The fatal flaw of this approach is the sheer difficulty of getting all five members of Virtus.Pro on the same page. If one player misses their window then the team briefly becomes mortal, and exceptionally skilled teams capitalize on these mistakes and get the better of them. As such VP are a very inconsistent team, having tournaments where they look unstoppable, and having weeks where they look lost in the server. Still the Poles know what they are capable of, and they never stop fighting. It only takes one big play to reinvigorate the group and get them back into a series. Any team who wants to defeat Virtus.Pro will have to dig deep to break them, they never go down easily.

Despite being in the biggest slump of their entire career at the start of 2016, even going so far as to be relegated from the ESL ESEA Pro League, Virtus have clawed their way back into the global spotlight by securing semifinals finishes in the last two majors. Their lineup has faced intense scrutiny in the past seven months, and the community by in large wonders how much time the older players Neo and TaZ have left in them. The Poles are looking to silence the doubters here at ELeague, proving they can still compete with the best; because if they can’t maybe they will have to start wondering how much longer changing roles will fix their struggles.

The Swedish Giants

It is a testament to how great of players they are, that asking them when their glory days were, GeT_RiGhT and f0rest could name several different eras of Counter Strike history. CS:GO fans in particular will likely remember 2012 where the Ninjas infamously went 87-0 in offline maps, one of the most dominant runs in the history of esports as a whole. Since then the team has fallen from those staggering heights but they still hold a respectable position in the world today. After horrendous 2015 where the Ninjas went months at a time without Bo3 victories over top 10 ranked teams, the Swedes have finally gotten back up and are once again contending for titles.

Four of the players from that original 87-0 lineup still play in the team today, but the similarities between the NiP of old and the NiP of today end there. The core of Friberg, Xizt, GeT_RiGhT and f0rest in the old NiP, played a loose free form style with simple but well executed tactics. Their game was an almost cookie cutter formula where Friberg and f0rest would tear open bombsites with solid entryfragging and GeT_RiGhT and Xizt would close out rounds. Their fifth player (whoever it might have been at the time) would proceed to fill in the gaps of the team as best as they could to varying degrees of success. As luck would have it from 2012-2014 this was an extremely effective formula leading to NiP making the finals of every major until the sixth, ESL One Cologne 2015.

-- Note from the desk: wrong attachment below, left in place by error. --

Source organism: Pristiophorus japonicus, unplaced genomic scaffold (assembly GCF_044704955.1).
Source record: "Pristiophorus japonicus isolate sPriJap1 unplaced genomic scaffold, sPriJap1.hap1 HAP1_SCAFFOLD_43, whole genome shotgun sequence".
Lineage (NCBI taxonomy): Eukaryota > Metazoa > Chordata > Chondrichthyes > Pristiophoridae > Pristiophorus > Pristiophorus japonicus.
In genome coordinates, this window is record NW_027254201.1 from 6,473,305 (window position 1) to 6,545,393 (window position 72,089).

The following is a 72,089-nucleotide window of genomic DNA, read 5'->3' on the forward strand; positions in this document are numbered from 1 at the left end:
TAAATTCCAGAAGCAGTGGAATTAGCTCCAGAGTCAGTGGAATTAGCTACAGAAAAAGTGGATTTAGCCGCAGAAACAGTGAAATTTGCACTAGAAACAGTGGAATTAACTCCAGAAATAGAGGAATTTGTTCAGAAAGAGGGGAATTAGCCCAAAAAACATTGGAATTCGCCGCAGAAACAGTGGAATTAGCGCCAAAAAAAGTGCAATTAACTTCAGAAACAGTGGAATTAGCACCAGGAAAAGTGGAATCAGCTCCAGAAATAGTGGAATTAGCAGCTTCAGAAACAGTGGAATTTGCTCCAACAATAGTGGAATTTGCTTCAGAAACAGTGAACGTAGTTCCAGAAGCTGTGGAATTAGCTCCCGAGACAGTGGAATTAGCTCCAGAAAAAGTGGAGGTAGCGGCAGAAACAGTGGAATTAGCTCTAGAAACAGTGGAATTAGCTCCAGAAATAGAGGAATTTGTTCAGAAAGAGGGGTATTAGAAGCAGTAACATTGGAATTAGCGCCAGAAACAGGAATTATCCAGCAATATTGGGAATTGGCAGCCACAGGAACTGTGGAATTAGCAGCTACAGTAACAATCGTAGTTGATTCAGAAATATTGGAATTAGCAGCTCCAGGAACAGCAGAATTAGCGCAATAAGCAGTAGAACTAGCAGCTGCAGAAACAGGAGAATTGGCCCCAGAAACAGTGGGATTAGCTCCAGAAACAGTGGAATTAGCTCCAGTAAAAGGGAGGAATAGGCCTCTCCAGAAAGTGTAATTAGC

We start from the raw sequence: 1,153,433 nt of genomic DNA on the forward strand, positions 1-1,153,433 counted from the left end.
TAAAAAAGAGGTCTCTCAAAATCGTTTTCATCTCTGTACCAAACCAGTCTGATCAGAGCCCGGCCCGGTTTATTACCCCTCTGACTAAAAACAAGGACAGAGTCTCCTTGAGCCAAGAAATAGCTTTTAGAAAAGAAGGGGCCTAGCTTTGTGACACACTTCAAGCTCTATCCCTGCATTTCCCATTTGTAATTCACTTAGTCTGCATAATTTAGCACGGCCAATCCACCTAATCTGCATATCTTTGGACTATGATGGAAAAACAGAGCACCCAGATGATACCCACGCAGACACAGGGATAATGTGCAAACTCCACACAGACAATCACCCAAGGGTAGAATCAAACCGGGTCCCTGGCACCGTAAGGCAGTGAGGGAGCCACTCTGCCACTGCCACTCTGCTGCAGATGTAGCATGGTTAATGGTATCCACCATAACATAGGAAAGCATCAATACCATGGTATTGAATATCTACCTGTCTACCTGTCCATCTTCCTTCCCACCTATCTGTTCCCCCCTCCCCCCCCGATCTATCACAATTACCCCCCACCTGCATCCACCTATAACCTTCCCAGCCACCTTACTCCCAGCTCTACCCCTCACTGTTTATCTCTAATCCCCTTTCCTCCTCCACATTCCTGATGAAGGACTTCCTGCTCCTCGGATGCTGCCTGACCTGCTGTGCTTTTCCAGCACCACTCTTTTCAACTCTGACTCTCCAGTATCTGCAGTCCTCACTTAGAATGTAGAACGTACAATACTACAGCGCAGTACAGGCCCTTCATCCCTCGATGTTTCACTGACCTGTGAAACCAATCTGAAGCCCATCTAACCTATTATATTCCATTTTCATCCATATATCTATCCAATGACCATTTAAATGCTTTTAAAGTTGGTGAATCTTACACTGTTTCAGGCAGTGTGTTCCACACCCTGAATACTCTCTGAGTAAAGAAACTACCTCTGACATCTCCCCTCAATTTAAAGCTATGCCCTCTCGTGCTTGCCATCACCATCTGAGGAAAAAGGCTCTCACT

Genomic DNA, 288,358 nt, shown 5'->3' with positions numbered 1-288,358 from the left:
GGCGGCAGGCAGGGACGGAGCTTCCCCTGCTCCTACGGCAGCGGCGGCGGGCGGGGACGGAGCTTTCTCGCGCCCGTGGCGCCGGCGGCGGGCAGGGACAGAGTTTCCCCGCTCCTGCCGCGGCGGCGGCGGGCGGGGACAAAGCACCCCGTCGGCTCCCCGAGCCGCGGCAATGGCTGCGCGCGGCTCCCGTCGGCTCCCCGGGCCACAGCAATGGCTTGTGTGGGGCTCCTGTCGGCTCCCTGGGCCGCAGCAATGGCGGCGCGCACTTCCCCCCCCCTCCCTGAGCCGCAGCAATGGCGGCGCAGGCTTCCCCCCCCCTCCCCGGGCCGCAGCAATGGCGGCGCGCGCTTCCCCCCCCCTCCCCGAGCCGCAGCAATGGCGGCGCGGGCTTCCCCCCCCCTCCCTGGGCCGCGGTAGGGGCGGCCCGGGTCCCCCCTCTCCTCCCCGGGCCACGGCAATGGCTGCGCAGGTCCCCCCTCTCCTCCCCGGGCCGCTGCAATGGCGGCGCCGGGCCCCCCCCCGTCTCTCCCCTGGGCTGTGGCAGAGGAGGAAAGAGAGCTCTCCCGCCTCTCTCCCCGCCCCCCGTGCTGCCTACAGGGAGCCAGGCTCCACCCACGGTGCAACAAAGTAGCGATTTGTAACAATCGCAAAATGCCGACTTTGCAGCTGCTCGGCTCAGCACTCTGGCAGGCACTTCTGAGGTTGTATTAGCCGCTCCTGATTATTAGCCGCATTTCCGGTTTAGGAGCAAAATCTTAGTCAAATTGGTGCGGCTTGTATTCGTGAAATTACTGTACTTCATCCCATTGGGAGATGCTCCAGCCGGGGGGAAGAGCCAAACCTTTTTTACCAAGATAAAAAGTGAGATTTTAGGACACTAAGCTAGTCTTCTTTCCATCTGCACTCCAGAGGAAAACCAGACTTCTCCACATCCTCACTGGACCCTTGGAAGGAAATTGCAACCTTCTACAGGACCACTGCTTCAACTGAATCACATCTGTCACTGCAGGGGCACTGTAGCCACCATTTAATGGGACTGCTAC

Unfortunately as the team’s firepower dropped off and other teams improved significantly, their winning formula lost its potency. Teams like Fnatic, EnVyUs, Astralis(known then as TeamSoloMid), and Natus Vincere all surpassed the Ninjas in nearly every way. With declining results, rumors of players leaving, and controversy surrounding the organization, NiP were a dead team walking towards the end of 2015. At the very end of the year it was announced that the Finnish AWPer Allu would be leaving the team. Many suspected that was the end but to the community’s surprise the core 4 resigned with the organization. Yet another “twist” in the narrative was the signing of Pyth to round out NiP’s roster for 2015, a player with no experience at the top level. Finally it was announced that THREAT would be brought in as a coach for the team.

If there was ever a case for Coaching in esports it is the impact THREAT had on NiP. The Ninjas had used coaches in the past but it had never been particularly effective. Back then nobody told the team that went 87-0 how to approach the game. Perhaps it was the tough 2015 they had or the fact THREAT was well respected by the Swedes for his excellent tactical mind back in 1.6; but at long last, the Ninjas bought into this new rigid system. At their first LAN of the year, IEM Katowice 2016 the team managed to score a map win versus SK(then Luminosity) and play Na’Vi and Fnatic close 16-13 and 16-13 respectively. After a bump in the road at the MLG major(Pyth not being able to attend due to VISA issues) the Ninjas proceeded to win the next tournament Dreamhack Malmo. Their first international LAN win in over a year.

Despite their resurgence at the start of the year the team has seemingly lost its momentum after a 7-8th finish at the FaceIt ECS finals and a group stage exit at ESL One Cologne 2016. The ELeague finals will determine the trajectory of the Ninjas moving forward. This match is their chance to prove that they are still on the rise, and that their victory at Malmo was not a miracle run.